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Storage - hdbk1132990064
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Chemical Processing


DOE-HDBK-1132-99
Storage racks and shelves should be constructed of noncombustible
material and designed to hold the storage containers securely in place
and keep them properly separated.
Storage vault doors, racks, and containers should be designed to
accommodate the application of tamper-indicating devices.
Design of the storage vault should facilitate the ease of performing
periodic inventory.
Pyrophoric material should not be stored in a storage vault. Plutonium
metal scraps (e.g., machine turnings, shavings, and fine chips) may be
chemically reactive and should be processed to plutonium oxide before
they are stored in the storage vault. [Because plutonium hydrides,
carbides, oxycarbides, and nitrides are reactive and potentially
pyrophoric, especially in finely divided form (powder), they should be
handled in dry, inert (i.e., oxygen-free) atmosphere and should be
converted to oxides for prolonged storage.]
Plutonium oxide is formed either by the reaction of the plutonium metal
with oxygen in the air or by calcining plutonium compounds, such as the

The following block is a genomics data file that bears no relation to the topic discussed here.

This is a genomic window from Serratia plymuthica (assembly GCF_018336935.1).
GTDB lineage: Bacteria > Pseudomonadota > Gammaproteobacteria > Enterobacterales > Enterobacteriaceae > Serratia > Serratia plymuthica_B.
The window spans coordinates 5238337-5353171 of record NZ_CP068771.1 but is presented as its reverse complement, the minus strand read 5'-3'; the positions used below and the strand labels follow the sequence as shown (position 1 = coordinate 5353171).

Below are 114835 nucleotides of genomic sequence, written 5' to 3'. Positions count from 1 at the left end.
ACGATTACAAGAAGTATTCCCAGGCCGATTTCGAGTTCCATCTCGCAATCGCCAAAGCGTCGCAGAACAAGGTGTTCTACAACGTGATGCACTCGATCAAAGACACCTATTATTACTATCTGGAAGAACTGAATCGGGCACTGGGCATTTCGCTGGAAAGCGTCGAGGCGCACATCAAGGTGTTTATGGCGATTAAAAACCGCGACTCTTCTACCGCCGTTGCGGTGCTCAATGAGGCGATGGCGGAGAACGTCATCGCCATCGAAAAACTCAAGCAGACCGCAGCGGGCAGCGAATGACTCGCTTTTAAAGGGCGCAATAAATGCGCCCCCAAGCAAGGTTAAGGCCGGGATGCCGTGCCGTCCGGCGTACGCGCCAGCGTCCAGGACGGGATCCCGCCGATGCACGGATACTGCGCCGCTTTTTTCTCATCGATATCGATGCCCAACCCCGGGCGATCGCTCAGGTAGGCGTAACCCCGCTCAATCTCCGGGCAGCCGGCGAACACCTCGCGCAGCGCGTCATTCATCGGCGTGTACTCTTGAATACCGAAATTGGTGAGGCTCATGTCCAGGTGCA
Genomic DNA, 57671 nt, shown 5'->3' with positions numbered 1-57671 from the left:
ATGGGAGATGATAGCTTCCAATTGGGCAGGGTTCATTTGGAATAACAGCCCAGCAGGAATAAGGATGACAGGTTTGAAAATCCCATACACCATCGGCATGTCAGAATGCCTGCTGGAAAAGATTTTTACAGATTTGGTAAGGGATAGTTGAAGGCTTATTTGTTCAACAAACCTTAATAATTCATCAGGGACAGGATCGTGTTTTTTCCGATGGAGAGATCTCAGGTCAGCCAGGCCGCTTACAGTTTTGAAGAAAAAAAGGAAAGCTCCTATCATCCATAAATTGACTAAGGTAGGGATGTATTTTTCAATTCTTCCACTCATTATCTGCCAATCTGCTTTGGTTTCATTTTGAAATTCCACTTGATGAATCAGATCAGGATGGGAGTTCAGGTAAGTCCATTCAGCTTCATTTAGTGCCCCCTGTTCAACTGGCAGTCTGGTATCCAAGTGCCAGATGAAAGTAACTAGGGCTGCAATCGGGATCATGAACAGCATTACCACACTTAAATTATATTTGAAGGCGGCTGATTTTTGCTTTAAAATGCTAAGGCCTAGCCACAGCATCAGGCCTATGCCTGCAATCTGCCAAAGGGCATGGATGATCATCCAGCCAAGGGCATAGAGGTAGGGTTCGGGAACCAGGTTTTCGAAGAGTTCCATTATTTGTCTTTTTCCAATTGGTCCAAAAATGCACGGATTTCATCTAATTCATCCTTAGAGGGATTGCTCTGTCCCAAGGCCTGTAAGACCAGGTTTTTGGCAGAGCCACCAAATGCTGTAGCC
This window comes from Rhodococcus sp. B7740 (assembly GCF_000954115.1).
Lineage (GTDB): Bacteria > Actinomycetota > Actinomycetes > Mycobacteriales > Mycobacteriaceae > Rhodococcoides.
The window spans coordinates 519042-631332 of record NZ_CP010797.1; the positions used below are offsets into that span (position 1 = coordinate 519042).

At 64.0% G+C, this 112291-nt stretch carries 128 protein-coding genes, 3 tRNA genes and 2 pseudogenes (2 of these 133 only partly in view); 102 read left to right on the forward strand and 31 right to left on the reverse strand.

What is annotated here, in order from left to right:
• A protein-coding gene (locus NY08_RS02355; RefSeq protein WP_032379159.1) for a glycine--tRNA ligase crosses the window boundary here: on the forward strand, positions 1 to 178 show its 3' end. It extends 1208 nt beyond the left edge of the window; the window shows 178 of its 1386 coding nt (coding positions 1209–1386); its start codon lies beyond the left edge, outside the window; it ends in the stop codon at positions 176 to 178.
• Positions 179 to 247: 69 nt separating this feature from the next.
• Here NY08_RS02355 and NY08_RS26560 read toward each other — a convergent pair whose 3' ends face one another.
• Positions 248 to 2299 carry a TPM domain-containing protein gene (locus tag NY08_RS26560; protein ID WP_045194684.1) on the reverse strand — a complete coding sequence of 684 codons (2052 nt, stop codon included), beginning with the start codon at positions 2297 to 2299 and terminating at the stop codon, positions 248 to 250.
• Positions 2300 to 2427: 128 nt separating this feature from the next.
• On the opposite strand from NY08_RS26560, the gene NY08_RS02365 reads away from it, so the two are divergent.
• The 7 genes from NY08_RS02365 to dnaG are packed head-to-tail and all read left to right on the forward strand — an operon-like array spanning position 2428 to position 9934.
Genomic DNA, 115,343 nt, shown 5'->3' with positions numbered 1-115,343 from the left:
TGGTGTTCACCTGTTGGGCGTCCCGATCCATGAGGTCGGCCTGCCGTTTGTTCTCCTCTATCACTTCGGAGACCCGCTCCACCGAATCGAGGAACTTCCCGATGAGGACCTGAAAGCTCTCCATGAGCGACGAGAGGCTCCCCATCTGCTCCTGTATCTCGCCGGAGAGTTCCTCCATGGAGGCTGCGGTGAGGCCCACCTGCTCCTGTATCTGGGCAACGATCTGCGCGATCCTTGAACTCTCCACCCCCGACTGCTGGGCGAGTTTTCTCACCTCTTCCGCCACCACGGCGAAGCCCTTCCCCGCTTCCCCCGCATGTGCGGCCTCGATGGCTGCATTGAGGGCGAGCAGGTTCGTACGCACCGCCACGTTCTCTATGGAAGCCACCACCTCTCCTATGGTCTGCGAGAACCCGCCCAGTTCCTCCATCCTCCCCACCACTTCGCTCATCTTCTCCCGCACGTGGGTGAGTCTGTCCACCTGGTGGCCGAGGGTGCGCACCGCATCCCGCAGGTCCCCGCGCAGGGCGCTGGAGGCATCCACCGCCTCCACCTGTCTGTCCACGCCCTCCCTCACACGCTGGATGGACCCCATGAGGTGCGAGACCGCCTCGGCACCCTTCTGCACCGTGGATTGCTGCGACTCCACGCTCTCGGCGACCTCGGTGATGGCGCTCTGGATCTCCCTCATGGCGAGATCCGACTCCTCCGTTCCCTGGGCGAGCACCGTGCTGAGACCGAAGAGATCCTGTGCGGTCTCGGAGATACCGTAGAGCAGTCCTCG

peroxide, oxalate, and nitrate. Plutonium oxide is generally a chemically
inert powder and insensitive to self-radiation damage. However,
plutonium oxide can absorb moisture from the air (depending on
calcining condition), and incompletely calcined oxide could subsequently
release gases, resulting in over-pressurization (bulging) a storage can. If
the plutonium compounds are not completely oxidized, the subsequent
oxidation process could cause a decrease in the sealed container
pressure, thereby imploding a storage can. To prevent or minimize these
storage problems, plutonium oxides should be stabilized as prescribed
by standards for packaging plutonium for storage.
The use of plastic bags in bag-in/bag-out operations could cause
problems if the heat generated from radioactive decay melts the plastic
bags after prolonged storage. The decomposition of the plastic bags
I-49


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